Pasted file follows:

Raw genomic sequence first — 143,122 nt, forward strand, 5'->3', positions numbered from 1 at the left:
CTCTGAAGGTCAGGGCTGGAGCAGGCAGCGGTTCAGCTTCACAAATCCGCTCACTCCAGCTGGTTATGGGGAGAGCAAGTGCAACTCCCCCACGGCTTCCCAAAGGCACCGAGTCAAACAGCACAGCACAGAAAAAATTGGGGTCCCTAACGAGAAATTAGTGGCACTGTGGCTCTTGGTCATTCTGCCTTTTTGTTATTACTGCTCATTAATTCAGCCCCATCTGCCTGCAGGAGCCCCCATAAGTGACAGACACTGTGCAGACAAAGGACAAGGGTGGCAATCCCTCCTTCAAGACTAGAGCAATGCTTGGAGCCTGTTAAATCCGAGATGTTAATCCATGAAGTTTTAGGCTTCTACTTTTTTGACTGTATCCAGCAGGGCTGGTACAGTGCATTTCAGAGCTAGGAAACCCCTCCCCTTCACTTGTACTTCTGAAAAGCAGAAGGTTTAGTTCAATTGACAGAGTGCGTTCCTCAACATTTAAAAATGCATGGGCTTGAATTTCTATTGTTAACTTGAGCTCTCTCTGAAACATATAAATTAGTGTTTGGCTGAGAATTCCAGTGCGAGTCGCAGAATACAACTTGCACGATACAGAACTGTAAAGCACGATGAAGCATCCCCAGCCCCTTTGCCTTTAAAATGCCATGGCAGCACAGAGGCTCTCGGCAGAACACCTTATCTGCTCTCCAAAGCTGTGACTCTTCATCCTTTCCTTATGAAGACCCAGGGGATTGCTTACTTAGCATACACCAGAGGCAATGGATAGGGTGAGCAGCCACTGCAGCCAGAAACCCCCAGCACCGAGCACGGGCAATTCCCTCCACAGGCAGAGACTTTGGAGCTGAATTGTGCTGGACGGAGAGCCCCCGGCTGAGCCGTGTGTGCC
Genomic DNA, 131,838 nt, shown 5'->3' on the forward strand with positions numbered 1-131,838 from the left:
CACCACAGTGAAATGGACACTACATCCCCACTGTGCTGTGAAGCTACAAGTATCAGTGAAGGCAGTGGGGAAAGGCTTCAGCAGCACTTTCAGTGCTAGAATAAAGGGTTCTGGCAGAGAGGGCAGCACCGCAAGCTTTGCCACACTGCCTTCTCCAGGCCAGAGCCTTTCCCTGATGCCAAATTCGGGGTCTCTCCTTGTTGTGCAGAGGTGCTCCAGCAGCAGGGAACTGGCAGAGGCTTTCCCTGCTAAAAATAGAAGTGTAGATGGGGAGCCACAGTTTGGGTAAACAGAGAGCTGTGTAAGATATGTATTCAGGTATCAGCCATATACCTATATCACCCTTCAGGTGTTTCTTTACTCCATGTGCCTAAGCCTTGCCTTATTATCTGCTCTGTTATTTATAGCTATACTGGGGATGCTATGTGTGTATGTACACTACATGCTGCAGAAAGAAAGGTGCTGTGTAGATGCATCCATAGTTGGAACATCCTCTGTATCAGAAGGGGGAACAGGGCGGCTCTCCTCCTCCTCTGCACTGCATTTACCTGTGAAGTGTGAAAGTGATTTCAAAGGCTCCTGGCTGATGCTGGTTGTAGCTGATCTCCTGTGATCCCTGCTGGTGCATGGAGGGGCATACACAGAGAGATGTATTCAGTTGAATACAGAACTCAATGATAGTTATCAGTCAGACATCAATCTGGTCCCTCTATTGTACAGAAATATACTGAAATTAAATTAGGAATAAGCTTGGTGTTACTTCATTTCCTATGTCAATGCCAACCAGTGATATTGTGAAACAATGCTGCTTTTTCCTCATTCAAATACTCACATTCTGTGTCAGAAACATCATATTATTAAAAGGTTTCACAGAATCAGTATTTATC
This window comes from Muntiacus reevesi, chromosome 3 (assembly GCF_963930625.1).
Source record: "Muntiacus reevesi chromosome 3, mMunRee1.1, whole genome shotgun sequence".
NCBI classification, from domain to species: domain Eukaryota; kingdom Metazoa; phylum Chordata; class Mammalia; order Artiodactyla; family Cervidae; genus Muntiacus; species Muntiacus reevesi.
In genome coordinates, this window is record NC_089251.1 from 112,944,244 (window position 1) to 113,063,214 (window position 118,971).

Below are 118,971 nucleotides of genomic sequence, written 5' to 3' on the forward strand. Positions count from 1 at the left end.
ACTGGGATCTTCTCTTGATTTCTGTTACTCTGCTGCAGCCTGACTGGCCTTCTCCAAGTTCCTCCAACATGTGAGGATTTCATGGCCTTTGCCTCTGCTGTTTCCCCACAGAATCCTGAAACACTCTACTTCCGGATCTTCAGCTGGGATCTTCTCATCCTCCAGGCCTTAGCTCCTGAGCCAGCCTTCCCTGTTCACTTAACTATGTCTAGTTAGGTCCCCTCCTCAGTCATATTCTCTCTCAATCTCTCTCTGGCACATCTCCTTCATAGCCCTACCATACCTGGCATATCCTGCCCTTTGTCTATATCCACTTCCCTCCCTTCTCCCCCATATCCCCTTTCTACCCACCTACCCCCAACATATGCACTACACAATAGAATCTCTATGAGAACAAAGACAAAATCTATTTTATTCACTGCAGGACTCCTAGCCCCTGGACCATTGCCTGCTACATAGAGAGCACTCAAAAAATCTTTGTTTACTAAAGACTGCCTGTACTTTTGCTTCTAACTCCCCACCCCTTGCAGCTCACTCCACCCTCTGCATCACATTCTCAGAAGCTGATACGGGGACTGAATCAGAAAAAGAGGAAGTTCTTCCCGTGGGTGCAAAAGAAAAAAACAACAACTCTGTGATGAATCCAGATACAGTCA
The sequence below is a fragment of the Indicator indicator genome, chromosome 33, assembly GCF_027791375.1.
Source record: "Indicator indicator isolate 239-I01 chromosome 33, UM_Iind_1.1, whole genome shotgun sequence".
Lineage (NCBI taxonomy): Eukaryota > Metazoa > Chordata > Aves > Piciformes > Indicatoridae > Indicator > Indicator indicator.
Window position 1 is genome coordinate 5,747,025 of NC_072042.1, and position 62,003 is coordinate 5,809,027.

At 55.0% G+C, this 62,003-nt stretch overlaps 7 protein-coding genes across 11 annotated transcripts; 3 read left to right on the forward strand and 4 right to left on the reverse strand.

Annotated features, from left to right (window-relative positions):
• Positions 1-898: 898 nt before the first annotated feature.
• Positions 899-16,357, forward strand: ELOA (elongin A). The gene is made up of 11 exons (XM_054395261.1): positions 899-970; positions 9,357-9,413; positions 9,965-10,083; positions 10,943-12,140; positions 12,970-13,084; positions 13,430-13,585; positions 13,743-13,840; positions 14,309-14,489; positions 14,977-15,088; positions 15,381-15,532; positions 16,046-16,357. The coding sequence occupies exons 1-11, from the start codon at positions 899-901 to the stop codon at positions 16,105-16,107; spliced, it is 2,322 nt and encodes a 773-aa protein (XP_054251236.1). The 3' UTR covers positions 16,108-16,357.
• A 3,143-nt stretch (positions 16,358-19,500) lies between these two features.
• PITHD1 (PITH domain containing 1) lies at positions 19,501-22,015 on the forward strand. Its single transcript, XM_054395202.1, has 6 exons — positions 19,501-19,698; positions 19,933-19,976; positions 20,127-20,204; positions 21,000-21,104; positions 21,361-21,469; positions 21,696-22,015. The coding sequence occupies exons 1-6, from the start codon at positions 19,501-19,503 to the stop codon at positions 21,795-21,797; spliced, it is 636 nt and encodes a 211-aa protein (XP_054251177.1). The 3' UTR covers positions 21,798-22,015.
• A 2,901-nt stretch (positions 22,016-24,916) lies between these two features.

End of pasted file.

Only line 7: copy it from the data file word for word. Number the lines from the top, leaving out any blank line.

NCBI classification, from domain to species: domain Eukaryota; kingdom Metazoa; phylum Chordata; class Mammalia; order Artiodactyla; family Cervidae; genus Muntiacus; species Muntiacus reevesi.